In our case we have a single option. Click the Continue to the next step button.

4. Submit the SIM form

On the next page we can see a SIM form that sends a POST request to the Authorize.net. Click the Submit Order button.

5. Sniff the POST request

I've used Burp Suite to sniff a POST request when the Submit Order button is clicked. Thus we can extract an important info such as API Login ID, order ID, amount, currency, etc. We will use this info to submit a fake request to the Drupal site.

6. Generate a fingerprint

To generate a fingerprint we need to know following info:

  • API Login ID - which we sniffed.
  • Amount - which we also sniffed.
  • Transaction ID - which is usually generated by Authorize.net, however it could be a random string, anyway Drupal Commerce does not check it.
  • MD5 hash - this is a unique hash for each merchant, which we should know in advance.

7. Send a fake POST request to the Drupal Commerce site

Having all this info we can generate a fake POST request to our store. We will make the Drupal Commerce to think that the payment was done by the Authorize.net. To generate a POST request I use Postman - REST Client, which is very nice Chrome extension.

8. Get the URL in the response HTML

Drupal Commerce returns a URL. This URL is used to complete an order.

9. Open the URL in a browser window

Make sure to replace & with & in the URL. You'll be redirected to the Order Complete page.

Here you are, we just cheated the Drupal Commerce!

Other vulnerabilities

  1. Authorize.net Direct Post Method (DPM) has the same vulnerability as it notifies the Drupal Commerce via POST request.
  2. CyberSource payment gateway, which has been bought by the VISA recently, has the same kind of vulnerability. They have an analogue of Authnet SIM, known as Secure Acceptance Web/Mobile.
  3. You can actually cheat the Drupal Commerce even if you don't even know the MD5 Hash! You simply need to intercept a POST request to the Authorize.net and modify the currency. And cause this request is done by your browser, it is quite easy to intercept and modify it. So you can buy 5 USD item for a 5 RUB. Of course you should no do so :)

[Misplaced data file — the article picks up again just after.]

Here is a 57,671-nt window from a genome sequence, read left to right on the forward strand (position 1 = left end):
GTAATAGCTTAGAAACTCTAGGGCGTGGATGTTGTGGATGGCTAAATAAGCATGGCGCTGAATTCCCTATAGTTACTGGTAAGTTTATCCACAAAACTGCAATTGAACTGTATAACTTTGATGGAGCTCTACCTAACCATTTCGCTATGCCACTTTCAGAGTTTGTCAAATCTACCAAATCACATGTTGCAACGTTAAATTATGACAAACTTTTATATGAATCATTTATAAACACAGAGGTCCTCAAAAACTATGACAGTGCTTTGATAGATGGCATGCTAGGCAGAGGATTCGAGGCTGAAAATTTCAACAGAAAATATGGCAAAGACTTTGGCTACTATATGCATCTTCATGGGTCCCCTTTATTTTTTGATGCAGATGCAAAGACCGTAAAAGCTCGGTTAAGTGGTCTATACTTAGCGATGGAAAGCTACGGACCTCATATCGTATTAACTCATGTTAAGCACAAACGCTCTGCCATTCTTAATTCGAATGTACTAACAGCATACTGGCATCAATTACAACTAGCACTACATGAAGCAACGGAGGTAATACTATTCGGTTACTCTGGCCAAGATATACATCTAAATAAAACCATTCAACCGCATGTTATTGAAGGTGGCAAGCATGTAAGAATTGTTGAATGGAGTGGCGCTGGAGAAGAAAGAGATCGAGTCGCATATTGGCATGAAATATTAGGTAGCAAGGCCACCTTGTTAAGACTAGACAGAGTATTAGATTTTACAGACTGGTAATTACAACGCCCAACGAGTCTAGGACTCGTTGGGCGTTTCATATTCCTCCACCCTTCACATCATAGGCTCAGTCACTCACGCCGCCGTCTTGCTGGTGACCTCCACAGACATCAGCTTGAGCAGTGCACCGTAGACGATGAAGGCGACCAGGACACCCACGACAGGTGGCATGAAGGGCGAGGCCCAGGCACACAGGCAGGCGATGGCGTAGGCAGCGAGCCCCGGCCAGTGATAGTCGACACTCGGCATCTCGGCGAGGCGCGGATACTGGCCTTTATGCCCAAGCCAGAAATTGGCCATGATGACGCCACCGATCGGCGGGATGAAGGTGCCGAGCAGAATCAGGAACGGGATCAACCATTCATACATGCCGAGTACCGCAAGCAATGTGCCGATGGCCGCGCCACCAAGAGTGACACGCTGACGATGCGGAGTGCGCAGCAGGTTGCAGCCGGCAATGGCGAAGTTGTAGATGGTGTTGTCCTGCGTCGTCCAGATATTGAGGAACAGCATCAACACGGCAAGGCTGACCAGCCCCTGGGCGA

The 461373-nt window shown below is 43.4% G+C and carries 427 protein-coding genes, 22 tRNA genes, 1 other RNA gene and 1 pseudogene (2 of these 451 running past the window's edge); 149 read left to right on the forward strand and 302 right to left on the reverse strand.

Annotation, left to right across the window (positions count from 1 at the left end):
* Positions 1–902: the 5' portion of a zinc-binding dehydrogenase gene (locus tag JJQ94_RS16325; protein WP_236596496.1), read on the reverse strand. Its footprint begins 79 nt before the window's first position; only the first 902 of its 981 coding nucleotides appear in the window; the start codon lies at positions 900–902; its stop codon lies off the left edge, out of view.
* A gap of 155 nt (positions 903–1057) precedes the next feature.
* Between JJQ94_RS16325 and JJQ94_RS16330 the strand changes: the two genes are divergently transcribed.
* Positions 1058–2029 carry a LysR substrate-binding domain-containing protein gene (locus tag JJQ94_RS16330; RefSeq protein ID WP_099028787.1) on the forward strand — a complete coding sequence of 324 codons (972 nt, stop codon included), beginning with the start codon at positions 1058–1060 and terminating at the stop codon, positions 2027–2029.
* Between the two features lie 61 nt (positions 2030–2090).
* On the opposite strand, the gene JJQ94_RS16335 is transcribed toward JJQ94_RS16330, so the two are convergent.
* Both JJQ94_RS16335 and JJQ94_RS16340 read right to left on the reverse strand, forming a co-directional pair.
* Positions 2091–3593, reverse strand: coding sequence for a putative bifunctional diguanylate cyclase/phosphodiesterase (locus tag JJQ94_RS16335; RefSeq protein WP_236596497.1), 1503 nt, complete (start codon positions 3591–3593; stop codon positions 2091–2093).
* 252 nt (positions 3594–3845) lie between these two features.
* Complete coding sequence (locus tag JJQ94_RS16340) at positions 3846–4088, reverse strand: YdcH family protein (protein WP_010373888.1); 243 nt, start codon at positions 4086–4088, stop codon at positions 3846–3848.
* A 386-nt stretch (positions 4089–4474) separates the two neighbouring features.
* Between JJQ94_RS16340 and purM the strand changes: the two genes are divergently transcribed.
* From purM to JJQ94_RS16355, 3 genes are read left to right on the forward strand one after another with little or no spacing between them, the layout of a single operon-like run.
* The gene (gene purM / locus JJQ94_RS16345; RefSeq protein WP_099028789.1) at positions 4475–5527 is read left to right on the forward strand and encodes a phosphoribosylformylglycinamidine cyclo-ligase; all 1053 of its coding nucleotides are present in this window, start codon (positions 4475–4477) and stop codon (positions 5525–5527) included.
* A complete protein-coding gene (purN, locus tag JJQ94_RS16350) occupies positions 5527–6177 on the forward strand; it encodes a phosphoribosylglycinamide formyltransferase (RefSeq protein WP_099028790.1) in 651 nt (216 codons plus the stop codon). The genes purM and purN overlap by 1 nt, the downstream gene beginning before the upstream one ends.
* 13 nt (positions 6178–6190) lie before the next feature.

4. And at last you can send Drupal Commerce the fingerprint from the previous order that you or someone else did. And Drupal Commerce will accept it!

The whole bunch of vulnerabilities casts doubt on the benefits of using the PCI compliance, as most of it's implementations can actually heart merchants.

How to protect yourself?

This is a good question. As the solutions that comes our of the box has vulnerabilities, you need to perform various approaches to defend from such attacks.

  1. Always check that the Transaction ID for any order matches Transaction IDs stored in Authorize.net. Fortunately Drupal Commerce logs this info for every payment.
  2. Check that the amount and currency of a payment match amount and currency of an order.
  3. Check that the payment signature never repeats.
  4. 1 - 3 could be automated to generate you a list of suspicious orders.


I will note once again that this article was created for the developers and merchants to make sure they know about vulnerabilities that their online stores may have. I will probably write more articles like this, investigating different Shopping Carts or different vulnerabilities. Please share you thoughts and feel free to post a comment!


In reality Authorize.net sends POST request directly to the Drupal Commerce website and then redirects you to the order confirmation step.